Roux-en-y procedure and Postgastrectomy Syndrome

Posted by e-Medical PPT Friday, October 1, 2010
Operations that make use of a Roux-en-Y procedure
* Some gastric bypasses for obesity.
* Roux-en-Y reconstruction following partial or complete gastrectomy for stomach cancer.
* Roux-en-Y hepaticojejunostomy used to treat bile duct obstruction which may arise due to:
  • common bile duct tumour or hepatic duct tumour (e.g. resection of cholangiocarcinoma)
  • bile duct injury (e.g. cholecystectomy, surgical misadventure, trauma)
  • an infection/inflammation (e.g. pancreatic pseudocyst)
* Roux-en-Y choledochojejunostomy - indications same as Roux-en-Y hepaticojejunostomy.

Complications of Postgastrectomy Syndrome
  • Afferent and efferent loop syndrome
  • Dumping syndrome
  • Alkaline reflux gastritis
  • Nutritional disturbance
  • Retained antrum syndrome
  • Marginal ulcer
  • Postvagotomy diarrhea
  • Postvagotomy atony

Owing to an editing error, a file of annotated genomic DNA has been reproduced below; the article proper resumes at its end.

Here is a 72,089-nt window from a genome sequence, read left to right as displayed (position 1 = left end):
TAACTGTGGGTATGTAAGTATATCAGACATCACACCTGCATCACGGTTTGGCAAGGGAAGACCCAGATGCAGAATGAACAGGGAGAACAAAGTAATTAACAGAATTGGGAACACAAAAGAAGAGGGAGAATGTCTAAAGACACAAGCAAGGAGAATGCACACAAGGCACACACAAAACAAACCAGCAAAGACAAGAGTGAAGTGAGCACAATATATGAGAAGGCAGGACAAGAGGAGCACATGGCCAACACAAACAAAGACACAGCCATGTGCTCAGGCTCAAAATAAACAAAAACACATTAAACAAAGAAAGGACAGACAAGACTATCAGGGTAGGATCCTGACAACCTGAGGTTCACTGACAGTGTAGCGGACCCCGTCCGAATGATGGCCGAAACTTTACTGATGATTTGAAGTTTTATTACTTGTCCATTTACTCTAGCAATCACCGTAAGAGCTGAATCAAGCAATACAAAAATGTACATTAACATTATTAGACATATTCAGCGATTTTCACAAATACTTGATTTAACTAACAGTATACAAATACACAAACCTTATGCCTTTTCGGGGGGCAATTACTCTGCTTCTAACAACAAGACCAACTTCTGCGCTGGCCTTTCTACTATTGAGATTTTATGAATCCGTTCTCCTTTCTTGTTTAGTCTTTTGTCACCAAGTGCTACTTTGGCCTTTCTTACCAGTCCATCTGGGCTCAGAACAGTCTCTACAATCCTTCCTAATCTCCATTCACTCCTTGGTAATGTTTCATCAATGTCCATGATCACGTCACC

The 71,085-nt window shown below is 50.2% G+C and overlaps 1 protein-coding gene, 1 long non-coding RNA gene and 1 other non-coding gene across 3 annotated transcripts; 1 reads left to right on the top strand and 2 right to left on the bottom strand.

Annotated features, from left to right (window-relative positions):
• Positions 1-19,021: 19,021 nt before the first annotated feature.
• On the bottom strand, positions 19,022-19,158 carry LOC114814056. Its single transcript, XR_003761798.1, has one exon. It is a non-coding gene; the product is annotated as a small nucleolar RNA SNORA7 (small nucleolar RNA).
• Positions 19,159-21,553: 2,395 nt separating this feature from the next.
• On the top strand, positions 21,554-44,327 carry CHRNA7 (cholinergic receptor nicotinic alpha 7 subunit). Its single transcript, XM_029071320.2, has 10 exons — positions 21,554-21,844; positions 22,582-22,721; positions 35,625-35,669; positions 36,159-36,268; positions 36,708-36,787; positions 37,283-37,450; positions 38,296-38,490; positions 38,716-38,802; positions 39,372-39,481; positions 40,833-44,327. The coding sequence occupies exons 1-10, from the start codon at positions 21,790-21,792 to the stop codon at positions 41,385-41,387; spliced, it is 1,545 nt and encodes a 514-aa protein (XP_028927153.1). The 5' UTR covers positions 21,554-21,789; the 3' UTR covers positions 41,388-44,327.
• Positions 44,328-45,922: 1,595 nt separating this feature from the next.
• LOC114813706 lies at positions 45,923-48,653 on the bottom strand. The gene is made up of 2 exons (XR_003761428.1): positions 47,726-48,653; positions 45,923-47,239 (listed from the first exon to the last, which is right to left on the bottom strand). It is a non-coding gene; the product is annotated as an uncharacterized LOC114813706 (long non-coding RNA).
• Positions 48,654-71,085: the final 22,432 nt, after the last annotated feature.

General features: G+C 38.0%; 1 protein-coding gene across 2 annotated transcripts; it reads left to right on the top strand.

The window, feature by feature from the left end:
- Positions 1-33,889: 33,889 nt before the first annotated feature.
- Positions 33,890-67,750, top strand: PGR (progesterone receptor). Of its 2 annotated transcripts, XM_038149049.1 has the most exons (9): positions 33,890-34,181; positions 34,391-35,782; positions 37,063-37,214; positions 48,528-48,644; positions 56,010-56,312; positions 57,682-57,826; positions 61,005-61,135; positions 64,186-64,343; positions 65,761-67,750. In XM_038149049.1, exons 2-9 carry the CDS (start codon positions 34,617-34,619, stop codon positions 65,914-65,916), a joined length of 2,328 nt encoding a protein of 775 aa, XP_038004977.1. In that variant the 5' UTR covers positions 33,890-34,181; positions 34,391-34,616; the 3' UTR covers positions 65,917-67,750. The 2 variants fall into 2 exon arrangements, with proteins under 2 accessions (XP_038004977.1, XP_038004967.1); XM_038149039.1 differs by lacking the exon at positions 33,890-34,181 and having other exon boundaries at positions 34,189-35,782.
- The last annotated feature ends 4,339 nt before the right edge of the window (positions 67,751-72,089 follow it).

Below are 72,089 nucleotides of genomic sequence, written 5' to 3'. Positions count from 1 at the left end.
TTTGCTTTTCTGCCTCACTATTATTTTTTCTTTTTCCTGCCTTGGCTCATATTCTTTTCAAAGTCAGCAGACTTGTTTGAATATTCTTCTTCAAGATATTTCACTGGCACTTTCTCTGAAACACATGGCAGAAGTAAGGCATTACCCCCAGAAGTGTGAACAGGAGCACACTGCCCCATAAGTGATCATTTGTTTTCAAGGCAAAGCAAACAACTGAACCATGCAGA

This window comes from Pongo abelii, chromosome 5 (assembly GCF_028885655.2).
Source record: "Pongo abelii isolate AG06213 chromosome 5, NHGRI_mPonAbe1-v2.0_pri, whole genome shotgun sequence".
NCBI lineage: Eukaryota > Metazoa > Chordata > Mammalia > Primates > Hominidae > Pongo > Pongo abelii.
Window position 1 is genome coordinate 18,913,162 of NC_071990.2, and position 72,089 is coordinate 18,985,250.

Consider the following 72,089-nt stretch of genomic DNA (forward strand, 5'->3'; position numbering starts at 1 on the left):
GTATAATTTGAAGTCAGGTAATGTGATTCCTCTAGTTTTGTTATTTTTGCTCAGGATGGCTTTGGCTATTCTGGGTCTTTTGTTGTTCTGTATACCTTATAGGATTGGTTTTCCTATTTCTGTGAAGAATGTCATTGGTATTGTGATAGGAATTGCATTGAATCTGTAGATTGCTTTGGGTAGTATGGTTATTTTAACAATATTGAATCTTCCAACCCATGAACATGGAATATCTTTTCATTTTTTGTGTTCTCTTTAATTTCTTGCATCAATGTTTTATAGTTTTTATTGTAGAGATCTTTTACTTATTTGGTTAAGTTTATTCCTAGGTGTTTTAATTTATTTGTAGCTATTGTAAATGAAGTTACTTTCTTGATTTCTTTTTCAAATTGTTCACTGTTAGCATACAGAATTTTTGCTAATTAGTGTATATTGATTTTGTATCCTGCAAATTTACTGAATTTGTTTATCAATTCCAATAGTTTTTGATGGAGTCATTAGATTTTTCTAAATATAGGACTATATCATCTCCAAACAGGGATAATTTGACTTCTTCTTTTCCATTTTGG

• Incomplete vagal transection
Gastric dumping syndrome is a condition where ingested foods bypass the stomach too rapidly and enter the small intestine largely undigested. Early dumping begins concurrently or immediately succeeding a meal. Symptoms of early dumping include nausea, vomiting, bloating, cramping, diarrhea, dizziness and fatigue. "Late" dumping happens 1 to 3 hours after eating. Symptoms of late dumping include weakness, sweating, and dizziness. Many people have both types. The syndrome is most often associated with gastric surgery.
People with this syndrome often suffer from hypoglycemia and it is referred to as "alimentary hypoglycemia".

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